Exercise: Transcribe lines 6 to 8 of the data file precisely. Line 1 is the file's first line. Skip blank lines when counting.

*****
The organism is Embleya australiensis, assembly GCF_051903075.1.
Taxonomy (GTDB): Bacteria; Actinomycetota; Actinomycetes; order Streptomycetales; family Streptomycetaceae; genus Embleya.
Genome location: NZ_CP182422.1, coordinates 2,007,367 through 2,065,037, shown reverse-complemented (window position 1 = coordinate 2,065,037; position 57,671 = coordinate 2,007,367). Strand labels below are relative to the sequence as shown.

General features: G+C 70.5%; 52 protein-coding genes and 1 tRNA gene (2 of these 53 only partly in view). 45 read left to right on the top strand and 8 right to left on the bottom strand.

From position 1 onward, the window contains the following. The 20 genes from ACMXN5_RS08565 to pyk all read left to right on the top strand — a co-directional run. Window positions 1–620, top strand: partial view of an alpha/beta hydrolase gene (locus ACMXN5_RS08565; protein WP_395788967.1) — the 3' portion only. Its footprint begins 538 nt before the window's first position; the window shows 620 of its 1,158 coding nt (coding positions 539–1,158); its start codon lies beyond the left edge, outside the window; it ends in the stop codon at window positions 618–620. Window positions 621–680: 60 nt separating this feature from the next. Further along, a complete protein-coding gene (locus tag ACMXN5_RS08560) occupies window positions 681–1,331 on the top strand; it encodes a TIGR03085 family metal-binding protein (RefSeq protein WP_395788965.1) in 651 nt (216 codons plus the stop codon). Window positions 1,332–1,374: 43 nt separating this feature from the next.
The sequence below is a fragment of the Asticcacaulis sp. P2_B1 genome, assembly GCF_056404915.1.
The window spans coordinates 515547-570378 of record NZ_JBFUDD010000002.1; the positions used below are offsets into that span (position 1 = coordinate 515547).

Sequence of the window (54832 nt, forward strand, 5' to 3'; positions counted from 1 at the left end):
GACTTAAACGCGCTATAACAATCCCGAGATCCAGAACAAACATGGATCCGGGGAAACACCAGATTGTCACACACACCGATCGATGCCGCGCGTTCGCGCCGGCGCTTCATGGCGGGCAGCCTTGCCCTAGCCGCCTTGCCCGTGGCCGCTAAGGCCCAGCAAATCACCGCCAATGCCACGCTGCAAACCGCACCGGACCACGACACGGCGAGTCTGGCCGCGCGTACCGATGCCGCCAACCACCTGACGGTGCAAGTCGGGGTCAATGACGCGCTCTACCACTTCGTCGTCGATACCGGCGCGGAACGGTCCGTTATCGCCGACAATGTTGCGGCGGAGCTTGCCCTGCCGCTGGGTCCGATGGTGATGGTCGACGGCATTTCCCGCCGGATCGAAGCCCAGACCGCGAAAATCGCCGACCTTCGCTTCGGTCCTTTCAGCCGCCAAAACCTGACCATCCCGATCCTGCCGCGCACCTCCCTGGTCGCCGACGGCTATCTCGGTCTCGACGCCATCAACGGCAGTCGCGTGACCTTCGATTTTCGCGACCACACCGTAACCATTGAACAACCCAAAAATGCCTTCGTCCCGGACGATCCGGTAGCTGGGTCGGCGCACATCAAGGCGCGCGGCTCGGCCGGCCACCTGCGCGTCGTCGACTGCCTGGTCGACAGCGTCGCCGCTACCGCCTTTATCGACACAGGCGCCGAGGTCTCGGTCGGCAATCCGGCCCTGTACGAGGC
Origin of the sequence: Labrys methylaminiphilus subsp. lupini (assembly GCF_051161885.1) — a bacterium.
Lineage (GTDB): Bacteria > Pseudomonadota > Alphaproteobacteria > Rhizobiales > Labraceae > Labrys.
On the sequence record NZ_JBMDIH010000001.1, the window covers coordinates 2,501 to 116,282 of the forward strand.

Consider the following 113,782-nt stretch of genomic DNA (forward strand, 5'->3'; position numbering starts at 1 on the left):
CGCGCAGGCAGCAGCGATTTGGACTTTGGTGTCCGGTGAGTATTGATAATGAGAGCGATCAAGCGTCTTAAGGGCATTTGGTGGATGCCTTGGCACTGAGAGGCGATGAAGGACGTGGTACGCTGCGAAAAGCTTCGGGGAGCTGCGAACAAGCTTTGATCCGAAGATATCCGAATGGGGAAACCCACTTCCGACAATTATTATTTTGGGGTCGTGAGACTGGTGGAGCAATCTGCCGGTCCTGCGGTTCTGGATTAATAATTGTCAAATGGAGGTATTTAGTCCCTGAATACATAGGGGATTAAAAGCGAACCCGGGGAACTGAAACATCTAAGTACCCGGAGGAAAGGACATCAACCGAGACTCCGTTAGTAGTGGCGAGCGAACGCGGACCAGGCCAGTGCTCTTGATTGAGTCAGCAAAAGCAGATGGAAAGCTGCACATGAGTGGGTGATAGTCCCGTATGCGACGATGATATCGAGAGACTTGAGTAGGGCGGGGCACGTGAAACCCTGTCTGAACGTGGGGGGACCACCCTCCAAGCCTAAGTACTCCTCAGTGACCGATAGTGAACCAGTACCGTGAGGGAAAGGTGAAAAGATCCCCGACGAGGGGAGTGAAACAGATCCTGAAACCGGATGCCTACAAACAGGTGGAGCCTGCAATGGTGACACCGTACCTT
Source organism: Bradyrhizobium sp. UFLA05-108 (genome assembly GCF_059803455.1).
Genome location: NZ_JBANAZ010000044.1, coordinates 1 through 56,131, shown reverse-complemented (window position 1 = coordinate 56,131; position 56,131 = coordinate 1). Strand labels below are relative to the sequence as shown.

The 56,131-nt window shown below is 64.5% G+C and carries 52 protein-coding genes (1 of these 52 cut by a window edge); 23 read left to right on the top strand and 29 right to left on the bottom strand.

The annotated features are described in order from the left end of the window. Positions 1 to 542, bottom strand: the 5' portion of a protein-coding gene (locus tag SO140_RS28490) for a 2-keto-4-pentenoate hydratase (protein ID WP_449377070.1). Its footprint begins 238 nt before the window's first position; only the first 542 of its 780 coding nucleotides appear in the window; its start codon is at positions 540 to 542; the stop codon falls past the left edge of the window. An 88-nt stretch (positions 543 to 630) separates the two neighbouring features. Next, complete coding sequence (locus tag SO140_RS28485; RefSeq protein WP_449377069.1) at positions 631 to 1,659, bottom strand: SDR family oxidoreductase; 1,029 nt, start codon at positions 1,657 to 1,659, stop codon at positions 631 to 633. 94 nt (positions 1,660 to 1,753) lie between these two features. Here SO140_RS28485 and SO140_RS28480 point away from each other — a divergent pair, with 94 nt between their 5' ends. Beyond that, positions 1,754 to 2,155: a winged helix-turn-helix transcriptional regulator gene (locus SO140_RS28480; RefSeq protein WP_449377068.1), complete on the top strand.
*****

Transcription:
The sequence below is a fragment of the Asticcacaulis sp. P2_B1 genome, assembly GCF_056404915.1.
The window spans coordinates 515547-570378 of record NZ_JBFUDD010000002.1; the positions used below are offsets into that span (position 1 = coordinate 515547).

Sequence of the window (54832 nt, forward strand, 5' to 3'; positions counted from 1 at the left end):